Monday, October 10, 2011

Southern Chow-Chow

This is my new favorite southern style food. It's not really a food. It's a condiment. I've been asked by everyone in the west, what is it? My answer is that it's a cross between salsa, sauerkraut and pickle relish. Sounds strange but it's so tasty. My family in North Carolina serve it on hotdogs, beans, soup, you name it. We ate it as it was cooking with corn chips. I liked it better than salsa! And it's not an expensive food to make, nor is it a lot of work like salsa. Try it, you'll love it! Note: My first attempt, ZJ was reading the recipe to me and gathering the goods because I was also canning salsa at the time. She misread the peppers and gave me eight jalepenos. I used all eight. It was on fire to taste but was so so good! I'll probably use four, instead of the called for three next time. A good mistake, if you like things spicy!

2 heads of cabbage
5 or 6 large cucumbers

5-6 green tomatoes

7-8 ripe tomatoes

3 jalepeno peppers or 6 bell peppers or a mix

2 Tbsp. pickling spice

vinegar (I used cider vinegar)

2 cups of sugar

1/3 cup salt

Chop the cabbage really fine. (I used my food processor.) Put in large kettle. Peel the cucumbers, slice them lengthwise and seed them. Then dice them up and add to the kettle. Dice the green tomatoes. Mix into the large kettle. Add the pickling spice, either wrapped and tied up in cheesecloth or in a metal teaball to the cabbage mix. Then, add enough vinegar into the pot until it is 1/2 - 1/3 from the top of the cabbage mix. (So, if the pot is about six inches deep with cabbage mix, add enough vinegar until the vinegar is about 4 inches deep. Does that make sense?) Start cooking on medium high until you can begin to smell the pickling spices. Pour in the sugar and stir. Turn it down and let it simmer. In the meantime while it's heating up, drop the ripe tomatoes in a separate pot of boiling water for a few seconds until the skin splits on them, then peel the skin right off. Dice the ripe tomatoes and put them into a separate bowl. Use your food processor to dice up the jalepenos, leaving the seeds in. Add the peppers to the red tomatoes and it will begin to have a pink cast to it. Add the pepper/tomato mixture into the cabbage mixture and cook until the cabbage is cooked. Add more vinegar or sugar to taste. (I added about half a cup of sugar and it was perfect.)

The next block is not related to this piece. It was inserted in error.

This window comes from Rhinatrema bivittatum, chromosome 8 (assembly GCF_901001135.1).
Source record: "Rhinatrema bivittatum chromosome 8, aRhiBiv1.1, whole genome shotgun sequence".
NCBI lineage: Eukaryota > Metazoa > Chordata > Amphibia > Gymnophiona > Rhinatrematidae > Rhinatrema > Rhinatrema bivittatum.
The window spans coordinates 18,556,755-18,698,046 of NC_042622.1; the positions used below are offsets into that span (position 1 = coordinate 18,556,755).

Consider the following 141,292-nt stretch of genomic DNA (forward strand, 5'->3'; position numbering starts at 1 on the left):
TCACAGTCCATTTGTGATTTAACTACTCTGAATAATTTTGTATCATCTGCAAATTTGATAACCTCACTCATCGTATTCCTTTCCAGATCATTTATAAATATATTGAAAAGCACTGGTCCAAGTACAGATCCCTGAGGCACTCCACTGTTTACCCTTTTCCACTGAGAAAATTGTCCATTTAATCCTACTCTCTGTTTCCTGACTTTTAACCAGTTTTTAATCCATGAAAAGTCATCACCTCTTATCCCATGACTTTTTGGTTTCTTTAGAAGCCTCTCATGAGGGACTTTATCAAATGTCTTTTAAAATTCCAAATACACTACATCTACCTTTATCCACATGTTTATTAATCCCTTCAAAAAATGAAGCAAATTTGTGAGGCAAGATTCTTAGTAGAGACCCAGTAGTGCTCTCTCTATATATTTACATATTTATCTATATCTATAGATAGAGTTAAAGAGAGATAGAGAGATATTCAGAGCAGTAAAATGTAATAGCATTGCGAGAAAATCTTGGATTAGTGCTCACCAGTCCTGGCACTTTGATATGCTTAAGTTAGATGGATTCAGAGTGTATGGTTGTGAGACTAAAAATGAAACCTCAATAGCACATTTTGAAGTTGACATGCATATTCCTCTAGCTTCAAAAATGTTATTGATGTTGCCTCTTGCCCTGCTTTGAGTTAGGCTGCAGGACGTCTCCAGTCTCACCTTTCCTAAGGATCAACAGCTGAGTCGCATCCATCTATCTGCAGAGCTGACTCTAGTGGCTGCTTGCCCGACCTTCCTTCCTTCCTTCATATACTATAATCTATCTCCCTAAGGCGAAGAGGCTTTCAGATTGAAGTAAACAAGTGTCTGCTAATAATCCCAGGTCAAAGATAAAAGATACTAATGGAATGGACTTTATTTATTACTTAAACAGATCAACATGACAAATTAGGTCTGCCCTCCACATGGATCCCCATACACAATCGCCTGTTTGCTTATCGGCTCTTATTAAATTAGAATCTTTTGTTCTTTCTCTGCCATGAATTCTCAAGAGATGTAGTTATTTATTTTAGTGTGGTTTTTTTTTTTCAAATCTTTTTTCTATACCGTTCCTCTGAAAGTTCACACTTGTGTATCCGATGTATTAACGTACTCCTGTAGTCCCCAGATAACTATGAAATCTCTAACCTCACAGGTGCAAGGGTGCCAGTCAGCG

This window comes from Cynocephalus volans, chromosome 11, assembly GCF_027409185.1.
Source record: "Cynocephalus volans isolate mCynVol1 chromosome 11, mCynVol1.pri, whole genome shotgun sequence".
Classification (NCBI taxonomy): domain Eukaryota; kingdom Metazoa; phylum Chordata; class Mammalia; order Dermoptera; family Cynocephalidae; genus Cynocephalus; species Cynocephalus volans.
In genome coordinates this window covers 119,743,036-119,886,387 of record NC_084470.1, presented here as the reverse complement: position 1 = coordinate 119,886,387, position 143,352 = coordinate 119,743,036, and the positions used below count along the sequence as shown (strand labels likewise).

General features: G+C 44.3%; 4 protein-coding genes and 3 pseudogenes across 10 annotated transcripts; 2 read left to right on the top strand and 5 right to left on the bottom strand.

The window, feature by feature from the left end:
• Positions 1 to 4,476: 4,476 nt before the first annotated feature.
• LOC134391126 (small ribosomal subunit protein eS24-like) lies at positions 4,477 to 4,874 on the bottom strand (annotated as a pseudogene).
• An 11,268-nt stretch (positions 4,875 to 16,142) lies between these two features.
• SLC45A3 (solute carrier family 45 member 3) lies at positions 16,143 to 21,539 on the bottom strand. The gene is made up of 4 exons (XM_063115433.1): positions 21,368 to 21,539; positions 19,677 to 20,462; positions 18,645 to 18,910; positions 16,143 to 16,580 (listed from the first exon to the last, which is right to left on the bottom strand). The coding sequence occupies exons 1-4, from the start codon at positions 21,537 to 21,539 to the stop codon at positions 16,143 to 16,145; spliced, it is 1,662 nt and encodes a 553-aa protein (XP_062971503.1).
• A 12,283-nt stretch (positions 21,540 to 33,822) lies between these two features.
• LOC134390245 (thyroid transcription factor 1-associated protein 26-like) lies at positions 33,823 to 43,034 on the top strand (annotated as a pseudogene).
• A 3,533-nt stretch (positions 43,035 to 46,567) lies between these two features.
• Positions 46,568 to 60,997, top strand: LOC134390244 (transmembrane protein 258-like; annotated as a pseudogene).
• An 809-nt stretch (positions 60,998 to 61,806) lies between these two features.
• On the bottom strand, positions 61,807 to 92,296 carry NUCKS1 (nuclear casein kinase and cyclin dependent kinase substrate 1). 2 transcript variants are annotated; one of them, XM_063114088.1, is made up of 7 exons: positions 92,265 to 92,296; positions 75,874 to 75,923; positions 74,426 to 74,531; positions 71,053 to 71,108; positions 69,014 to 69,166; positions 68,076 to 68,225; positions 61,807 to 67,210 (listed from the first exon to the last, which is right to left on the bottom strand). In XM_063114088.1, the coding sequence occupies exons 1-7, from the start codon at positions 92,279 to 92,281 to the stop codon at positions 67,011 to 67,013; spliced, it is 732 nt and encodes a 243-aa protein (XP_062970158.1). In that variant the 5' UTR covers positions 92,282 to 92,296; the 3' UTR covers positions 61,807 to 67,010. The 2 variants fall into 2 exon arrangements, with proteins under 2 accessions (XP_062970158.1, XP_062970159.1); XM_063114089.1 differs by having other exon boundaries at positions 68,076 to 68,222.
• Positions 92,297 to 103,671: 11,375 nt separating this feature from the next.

When the cabbage is cooked, use a slotted spoon to lift it out of the pot and into the canning jars. After all the jars are packed, pour the liquid mixture over the cabbage. Seal and process. (I pressure canned mine for 15 minutes.) (Cousin Ronda did hers in NC for about 20 minutes with a cold canner. Aunt Verlie just lets it seal with the hot mixture in the jar and doesn't process them at all...but she's in her 80s and that's how they used to do it, so that's how she continues to do it.) Enjoy!

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